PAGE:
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San Jose California Immigration Law Blog

Delays in family immigration frustrate loved ones

When a couple gets married, they expect to spend the rest of their life living with one another. Many California residents who have married individuals from foreign countries impacted by the president's travel ban in effect since December 2017 have yet to fulfill this dream however. It is not just spouses who are living in limbo because of it, but also siblings, children and parents who were legally going to join family members through family immigration.

According to some estimates, more than 10,000 people have been kept from joining their loved ones in America since the ban took effect. Waivers or exceptions are created for those applicants who are determined by a counselor officer to satisfy all requirements and complete all processing. The Presidential Proclamation contains the waiver qualifications, including those for both immigration and non-immigration purposes. From this pool of tens of thousands of people, less than 2700 applicants had been cleared as of earlier this year.

Is my immigration status affected by criminal convictions?

When someone has finally received their Green Card and is peacefully residing in California or another state, they may believe their path to immigration is clear. Unfortunately, this is not always the case for everyone. What many do not know is that it is possible to be forcibly removed from America for violating either an immigration or criminal law. If an individual is deported, he or she may not be able to ever return to the country, even as a visitor.

Committing an aggravated felony, getting convicted of a non-felony crime or a crime involving moral turpitude can carry serious penalties for permanent residents. An aggravated felony for the purpose of immigration law is different from that in criminal law, and can even include crimes that are generally considered misdemeanors. While previously only serious crimes such as murder and drug trafficking were included in this list, now theft, filing a fraudulent tax return and a failure to appear in court can also become deportable offenses.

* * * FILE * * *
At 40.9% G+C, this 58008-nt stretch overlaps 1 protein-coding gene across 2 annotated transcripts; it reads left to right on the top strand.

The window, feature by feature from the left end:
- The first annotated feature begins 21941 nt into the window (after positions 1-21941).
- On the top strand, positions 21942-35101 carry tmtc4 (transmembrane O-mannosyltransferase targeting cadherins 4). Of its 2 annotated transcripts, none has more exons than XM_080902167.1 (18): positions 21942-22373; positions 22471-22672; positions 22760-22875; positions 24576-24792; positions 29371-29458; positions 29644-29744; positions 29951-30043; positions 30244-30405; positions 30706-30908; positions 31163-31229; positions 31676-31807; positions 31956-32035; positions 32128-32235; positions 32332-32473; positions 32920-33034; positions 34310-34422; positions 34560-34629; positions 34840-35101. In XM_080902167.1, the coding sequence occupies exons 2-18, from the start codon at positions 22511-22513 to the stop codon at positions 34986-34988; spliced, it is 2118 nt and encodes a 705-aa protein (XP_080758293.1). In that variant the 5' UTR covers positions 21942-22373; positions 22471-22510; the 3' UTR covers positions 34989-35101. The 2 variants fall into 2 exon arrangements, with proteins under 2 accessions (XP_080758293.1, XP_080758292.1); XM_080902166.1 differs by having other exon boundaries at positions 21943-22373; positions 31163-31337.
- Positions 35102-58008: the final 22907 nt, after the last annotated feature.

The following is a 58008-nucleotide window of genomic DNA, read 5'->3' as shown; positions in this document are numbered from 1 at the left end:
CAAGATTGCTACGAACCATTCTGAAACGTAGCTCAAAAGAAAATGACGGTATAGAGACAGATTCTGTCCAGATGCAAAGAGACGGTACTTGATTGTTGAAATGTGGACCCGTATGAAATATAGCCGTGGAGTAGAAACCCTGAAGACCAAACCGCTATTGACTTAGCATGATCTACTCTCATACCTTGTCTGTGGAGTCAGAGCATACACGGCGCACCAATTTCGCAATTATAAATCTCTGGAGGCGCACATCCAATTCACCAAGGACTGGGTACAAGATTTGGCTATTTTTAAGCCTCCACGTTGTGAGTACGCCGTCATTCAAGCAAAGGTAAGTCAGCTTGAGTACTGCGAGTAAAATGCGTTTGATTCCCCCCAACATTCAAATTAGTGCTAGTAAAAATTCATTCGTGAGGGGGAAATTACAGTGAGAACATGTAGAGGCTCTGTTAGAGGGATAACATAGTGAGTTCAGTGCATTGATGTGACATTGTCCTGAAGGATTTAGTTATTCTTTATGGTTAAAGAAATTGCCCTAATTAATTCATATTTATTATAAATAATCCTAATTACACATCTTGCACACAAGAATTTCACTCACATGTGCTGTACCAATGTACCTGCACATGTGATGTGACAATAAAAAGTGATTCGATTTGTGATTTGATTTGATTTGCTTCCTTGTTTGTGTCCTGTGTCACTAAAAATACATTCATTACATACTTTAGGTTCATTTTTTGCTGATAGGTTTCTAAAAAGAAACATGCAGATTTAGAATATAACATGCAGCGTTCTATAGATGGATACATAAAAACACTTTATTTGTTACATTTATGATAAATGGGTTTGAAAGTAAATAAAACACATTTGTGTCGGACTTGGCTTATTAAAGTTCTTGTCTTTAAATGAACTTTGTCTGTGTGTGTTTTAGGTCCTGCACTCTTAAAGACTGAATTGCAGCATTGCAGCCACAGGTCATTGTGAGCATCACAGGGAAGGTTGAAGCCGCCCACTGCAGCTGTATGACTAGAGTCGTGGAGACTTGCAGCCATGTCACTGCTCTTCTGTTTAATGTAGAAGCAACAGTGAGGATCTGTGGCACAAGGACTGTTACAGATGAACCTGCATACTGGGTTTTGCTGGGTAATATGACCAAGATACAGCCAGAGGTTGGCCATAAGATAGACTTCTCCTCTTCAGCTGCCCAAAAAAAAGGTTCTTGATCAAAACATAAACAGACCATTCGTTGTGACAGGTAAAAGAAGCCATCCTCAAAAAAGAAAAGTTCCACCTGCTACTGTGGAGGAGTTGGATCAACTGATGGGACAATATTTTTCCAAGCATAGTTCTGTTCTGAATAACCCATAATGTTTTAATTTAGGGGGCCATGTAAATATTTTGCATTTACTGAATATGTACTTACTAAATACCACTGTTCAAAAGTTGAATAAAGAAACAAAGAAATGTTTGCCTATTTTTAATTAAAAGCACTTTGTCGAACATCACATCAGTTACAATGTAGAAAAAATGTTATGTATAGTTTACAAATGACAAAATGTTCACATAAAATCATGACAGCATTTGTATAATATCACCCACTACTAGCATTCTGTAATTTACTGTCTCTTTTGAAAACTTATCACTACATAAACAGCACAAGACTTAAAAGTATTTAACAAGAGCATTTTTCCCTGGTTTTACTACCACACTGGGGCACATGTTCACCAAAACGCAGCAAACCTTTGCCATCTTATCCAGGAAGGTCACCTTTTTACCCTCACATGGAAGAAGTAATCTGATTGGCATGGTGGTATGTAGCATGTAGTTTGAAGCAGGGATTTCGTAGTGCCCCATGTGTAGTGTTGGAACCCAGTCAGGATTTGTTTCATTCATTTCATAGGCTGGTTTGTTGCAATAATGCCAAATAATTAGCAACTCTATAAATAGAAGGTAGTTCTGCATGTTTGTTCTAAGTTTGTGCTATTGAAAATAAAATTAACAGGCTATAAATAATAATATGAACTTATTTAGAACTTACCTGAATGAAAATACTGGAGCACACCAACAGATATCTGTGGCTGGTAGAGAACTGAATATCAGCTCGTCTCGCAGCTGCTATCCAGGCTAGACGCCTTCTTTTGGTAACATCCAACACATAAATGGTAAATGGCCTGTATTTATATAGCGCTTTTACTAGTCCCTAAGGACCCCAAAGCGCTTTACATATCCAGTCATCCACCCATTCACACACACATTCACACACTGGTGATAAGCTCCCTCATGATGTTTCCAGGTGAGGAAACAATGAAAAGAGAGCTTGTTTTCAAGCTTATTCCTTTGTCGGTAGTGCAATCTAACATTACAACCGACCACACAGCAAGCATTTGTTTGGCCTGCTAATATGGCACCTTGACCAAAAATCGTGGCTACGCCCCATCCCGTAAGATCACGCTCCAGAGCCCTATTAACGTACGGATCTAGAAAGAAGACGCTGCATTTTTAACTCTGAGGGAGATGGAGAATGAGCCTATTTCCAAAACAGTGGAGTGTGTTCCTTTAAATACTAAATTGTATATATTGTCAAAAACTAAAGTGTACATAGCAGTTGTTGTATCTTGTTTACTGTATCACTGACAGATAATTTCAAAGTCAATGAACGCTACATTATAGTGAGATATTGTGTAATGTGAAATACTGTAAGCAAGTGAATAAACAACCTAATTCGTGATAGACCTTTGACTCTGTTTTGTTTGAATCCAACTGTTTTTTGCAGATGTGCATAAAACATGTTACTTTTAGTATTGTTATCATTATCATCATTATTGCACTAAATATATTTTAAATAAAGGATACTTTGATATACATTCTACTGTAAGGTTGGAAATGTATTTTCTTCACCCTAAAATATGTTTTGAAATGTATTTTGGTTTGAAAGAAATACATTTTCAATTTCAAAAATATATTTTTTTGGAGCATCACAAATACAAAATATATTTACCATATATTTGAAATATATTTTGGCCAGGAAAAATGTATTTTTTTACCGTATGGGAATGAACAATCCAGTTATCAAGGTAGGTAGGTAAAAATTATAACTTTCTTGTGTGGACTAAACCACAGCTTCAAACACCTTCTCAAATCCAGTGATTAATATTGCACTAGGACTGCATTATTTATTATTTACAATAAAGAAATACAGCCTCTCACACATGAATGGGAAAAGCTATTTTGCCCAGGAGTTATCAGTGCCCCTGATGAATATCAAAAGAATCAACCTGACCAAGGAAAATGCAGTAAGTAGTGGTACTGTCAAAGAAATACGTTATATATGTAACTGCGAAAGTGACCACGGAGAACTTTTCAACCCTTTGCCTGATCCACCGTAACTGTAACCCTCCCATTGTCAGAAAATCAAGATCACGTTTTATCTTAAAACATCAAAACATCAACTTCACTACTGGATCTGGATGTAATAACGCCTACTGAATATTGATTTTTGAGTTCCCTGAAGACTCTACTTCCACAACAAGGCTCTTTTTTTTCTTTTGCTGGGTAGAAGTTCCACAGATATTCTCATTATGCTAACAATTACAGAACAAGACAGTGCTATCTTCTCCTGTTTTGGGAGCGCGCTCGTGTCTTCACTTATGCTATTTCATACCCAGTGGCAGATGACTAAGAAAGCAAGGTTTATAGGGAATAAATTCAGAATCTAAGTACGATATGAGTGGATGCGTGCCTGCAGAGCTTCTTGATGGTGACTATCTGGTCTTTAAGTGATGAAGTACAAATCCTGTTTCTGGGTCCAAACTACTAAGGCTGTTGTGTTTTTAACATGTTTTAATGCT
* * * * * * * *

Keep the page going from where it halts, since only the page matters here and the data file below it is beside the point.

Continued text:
How has the H1B visa application and qualification changed?

The last few years have brought important changes to employment-based visas into America. An H1B visa is especially popular in foreigners, as they can transition from working in the country to becoming a legal resident. The United States Citizenship and Immigration Service opens 65,000 such visas every year in the beginning of April and the visa allocation is often exhausted within the first week. While foreigners use this path to becoming a lawful citizen of the country, there is no doubt their numerous contributions to the society have advanced the country immensely.

It might come as a surprise to California residents that first or second-generation immigrants founded nearly half of Fortune 500 companies. The top 10 employers of H1B visa holders are tech giants Amazon, Google, Microsoft and Intel. Given their contribution to the vitality of the economy, it would seem that policies would be introduced to support the H1B visa, but this is not the case.